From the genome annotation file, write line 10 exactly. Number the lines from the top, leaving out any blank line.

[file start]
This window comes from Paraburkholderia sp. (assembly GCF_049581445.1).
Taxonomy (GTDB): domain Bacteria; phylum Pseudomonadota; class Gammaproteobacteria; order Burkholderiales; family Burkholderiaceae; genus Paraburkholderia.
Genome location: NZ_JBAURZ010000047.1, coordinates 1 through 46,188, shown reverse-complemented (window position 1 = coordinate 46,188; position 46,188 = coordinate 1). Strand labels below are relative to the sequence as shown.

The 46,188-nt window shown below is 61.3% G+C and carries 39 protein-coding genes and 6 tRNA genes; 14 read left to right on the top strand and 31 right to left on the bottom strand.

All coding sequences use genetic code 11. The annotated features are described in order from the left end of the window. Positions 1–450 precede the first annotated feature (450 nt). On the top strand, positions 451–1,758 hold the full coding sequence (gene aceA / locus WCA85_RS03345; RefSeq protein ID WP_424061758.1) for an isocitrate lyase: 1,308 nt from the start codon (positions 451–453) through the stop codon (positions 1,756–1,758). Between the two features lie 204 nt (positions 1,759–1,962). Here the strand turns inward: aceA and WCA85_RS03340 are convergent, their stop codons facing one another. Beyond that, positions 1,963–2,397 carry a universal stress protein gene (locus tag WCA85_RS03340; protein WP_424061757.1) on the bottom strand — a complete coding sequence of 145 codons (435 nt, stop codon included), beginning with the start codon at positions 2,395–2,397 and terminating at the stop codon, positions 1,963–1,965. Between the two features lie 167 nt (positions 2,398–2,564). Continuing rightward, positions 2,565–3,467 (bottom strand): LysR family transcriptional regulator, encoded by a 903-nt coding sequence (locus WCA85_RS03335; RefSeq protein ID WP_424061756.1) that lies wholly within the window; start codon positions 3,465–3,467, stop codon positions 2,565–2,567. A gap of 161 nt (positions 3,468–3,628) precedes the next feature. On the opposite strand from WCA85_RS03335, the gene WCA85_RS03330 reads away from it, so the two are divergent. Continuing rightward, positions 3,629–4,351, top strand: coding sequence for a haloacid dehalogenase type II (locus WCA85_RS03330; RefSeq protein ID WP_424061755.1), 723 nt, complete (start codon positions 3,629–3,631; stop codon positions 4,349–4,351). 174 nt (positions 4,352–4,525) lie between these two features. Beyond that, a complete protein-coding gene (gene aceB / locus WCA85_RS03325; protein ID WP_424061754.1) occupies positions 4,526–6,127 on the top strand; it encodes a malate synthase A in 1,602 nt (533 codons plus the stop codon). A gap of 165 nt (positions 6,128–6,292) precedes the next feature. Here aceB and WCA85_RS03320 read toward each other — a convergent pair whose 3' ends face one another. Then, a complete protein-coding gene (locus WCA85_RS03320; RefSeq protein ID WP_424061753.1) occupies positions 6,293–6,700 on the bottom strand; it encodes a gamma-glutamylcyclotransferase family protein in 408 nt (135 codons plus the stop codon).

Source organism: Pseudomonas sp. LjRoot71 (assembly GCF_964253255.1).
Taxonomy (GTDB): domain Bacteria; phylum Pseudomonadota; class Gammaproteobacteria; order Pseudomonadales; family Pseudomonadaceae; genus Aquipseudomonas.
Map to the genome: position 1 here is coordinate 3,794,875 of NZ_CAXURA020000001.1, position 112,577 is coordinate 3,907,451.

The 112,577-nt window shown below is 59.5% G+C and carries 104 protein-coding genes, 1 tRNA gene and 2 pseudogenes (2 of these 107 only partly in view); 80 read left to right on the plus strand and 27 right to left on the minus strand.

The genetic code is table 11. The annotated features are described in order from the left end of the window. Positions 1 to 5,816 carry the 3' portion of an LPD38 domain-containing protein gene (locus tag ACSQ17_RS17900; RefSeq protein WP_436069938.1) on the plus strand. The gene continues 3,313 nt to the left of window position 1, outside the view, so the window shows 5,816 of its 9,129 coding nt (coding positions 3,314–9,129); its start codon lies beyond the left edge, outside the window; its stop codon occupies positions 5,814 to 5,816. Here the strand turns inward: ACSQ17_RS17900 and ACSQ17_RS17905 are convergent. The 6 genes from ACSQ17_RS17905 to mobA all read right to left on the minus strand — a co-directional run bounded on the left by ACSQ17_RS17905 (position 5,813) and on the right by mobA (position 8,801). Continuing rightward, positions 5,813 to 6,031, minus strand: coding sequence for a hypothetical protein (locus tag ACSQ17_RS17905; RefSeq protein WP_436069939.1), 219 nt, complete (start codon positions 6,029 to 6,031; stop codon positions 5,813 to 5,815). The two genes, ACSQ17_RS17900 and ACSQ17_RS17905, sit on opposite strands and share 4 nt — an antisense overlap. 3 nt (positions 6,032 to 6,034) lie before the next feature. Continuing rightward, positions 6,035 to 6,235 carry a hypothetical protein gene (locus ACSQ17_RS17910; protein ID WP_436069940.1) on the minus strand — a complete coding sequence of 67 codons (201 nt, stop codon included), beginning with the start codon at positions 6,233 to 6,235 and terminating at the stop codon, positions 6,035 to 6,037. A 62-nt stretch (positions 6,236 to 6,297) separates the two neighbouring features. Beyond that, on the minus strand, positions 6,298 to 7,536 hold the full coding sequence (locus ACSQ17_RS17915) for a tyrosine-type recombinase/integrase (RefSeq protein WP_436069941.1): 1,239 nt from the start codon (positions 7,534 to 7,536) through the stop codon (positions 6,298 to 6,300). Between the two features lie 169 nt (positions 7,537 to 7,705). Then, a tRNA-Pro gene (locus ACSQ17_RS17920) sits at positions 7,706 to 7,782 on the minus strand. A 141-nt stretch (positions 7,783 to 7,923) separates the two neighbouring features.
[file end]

The genetic code is table 11. The annotated features are described in order from the left end of the window. Positions 1 to 5,816 carry the 3' portion of an LPD38 domain-containing protein gene (locus tag ACSQ17_RS17900; RefSeq protein WP_436069938.1) on the plus strand. The gene continues 3,313 nt to the left of window position 1, outside the view, so the window shows 5,816 of its 9,129 coding nt (coding positions 3,314–9,129); its start codon lies beyond the left edge, outside the window; its stop codon occupies positions 5,814 to 5,816. Here the strand turns inward: ACSQ17_RS17900 and ACSQ17_RS17905 are convergent. The 6 genes from ACSQ17_RS17905 to mobA all read right to left on the minus strand — a co-directional run bounded on the left by ACSQ17_RS17905 (position 5,813) and on the right by mobA (position 8,801). Continuing rightward, positions 5,813 to 6,031, minus strand: coding sequence for a hypothetical protein (locus tag ACSQ17_RS17905; RefSeq protein WP_436069939.1), 219 nt, complete (start codon positions 6,029 to 6,031; stop codon positions 5,813 to 5,815). The two genes, ACSQ17_RS17900 and ACSQ17_RS17905, sit on opposite strands and share 4 nt — an antisense overlap. 3 nt (positions 6,032 to 6,034) lie before the next feature. Continuing rightward, positions 6,035 to 6,235 carry a hypothetical protein gene (locus ACSQ17_RS17910; protein ID WP_436069940.1) on the minus strand — a complete coding sequence of 67 codons (201 nt, stop codon included), beginning with the start codon at positions 6,233 to 6,235 and terminating at the stop codon, positions 6,035 to 6,037. A 62-nt stretch (positions 6,236 to 6,297) separates the two neighbouring features. Beyond that, on the minus strand, positions 6,298 to 7,536 hold the full coding sequence (locus ACSQ17_RS17915) for a tyrosine-type recombinase/integrase (RefSeq protein WP_436069941.1): 1,239 nt from the start codon (positions 7,534 to 7,536) through the stop codon (positions 6,298 to 6,300). Between the two features lie 169 nt (positions 7,537 to 7,705). Then, a tRNA-Pro gene (locus ACSQ17_RS17920) sits at positions 7,706 to 7,782 on the minus strand. A 141-nt stretch (positions 7,783 to 7,923) separates the two neighbouring features.